Published: March 3, 2017

Women in Science: Alaka Wali, Curator of North American Anthropology

We're highlighting women in science at The Field Museum and their diverse areas of research, paths to working in science, and their advice for future scientists. Hear from Alaka Wali, curator of North American anthropology collections:      

How did you get to where you are?

I got to The Field Museum through some fortunate coincidences and great timing. My father–in-law knew the president of The Field Museum at the time, Sandy Boyd, and sent him my CV when my family was moving to Chicago for my husband’s job. The Museum was looking for someone to direct the more applied and outward-facing aspect of the anthropology research—to promote the cultural understanding component of The Field Museum's mission—and I fit the bill! I also had a research focus on human-environment interface, and knowledge of the South American ethnographic collections contexts.  

What’s your job like?

My job has a lot of different components, which makes it exciting and rewarding. At any one time, I am working on an exhibition (or two!) co-curated with Native American artists, doing research in Chicago on social capacities for resilience, and building our program of engaging communities in environmental conservation in the Amazon.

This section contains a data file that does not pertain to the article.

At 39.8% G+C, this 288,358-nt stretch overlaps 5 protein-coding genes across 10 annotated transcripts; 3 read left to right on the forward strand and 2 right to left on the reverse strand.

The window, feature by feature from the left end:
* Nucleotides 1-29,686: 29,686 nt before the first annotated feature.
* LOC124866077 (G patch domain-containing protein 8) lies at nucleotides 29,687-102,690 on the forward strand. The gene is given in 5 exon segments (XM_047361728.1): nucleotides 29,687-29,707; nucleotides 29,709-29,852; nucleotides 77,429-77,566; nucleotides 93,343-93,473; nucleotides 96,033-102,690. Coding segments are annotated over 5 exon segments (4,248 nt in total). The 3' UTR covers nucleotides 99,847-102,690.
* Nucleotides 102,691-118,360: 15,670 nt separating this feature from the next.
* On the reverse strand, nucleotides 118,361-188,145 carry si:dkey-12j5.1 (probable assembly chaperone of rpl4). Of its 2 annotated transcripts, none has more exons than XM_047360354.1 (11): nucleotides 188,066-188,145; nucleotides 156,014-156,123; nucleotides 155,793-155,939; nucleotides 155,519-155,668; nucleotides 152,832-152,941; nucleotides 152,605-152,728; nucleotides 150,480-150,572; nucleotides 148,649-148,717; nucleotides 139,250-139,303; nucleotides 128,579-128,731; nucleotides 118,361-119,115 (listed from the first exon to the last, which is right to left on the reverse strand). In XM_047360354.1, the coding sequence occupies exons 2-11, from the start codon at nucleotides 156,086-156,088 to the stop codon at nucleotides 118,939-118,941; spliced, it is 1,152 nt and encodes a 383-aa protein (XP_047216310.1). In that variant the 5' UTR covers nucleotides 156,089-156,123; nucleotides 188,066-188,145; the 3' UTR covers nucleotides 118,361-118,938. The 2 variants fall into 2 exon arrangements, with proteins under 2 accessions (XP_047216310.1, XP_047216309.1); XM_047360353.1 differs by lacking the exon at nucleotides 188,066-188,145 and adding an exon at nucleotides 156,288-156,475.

What has been your favorite part of the job, or a memorable moment?

Through this job, I have gained deeper knowledge through encounters with indigenous peoples in the Amazon and Native North Americans whose heritage we hold in the Museum collections. These encounters are often profoundly moving and make me aware of the depth of human ties to the places we care about and to the critical importance of cultural diversity for the survival of all life on earth. I am profoundly grateful for the opportunity to work at the Museum.

What advice do you have for future women scientists?

Science careers are not easy—work is sometimes mundane and frustrating. There are still significant barriers for women to advance. But I can’t think of a more rewarding and enriching way to spend your life. Scientific inquiry is deeply creative!